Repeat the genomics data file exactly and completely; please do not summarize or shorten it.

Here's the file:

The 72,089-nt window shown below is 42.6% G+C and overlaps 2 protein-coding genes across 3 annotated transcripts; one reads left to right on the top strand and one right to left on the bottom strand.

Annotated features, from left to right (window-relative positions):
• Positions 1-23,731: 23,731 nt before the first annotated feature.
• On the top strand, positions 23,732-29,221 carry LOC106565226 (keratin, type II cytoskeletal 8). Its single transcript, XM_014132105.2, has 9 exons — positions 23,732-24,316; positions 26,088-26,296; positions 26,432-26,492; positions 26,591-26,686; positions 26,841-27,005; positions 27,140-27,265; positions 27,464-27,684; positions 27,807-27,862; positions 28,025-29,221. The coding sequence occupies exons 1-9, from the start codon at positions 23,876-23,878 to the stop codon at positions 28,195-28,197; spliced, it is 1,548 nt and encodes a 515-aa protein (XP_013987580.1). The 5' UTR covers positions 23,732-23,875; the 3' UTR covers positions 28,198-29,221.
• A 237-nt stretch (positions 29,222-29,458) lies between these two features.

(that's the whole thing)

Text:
The 72,089-nt window shown below is 42.6% G+C and overlaps 2 protein-coding genes across 3 annotated transcripts; one reads left to right on the top strand and one right to left on the bottom strand.

Annotated features, from left to right (window-relative positions):
• Positions 1-23,731: 23,731 nt before the first annotated feature.
• On the top strand, positions 23,732-29,221 carry LOC106565226 (keratin, type II cytoskeletal 8). Its single transcript, XM_014132105.2, has 9 exons — positions 23,732-24,316; positions 26,088-26,296; positions 26,432-26,492; positions 26,591-26,686; positions 26,841-27,005; positions 27,140-27,265; positions 27,464-27,684; positions 27,807-27,862; positions 28,025-29,221. The coding sequence occupies exons 1-9, from the start codon at positions 23,876-23,878 to the stop codon at positions 28,195-28,197; spliced, it is 1,548 nt and encodes a 515-aa protein (XP_013987580.1). The 5' UTR covers positions 23,732-23,875; the 3' UTR covers positions 28,198-29,221.
• A 237-nt stretch (positions 29,222-29,458) lies between these two features.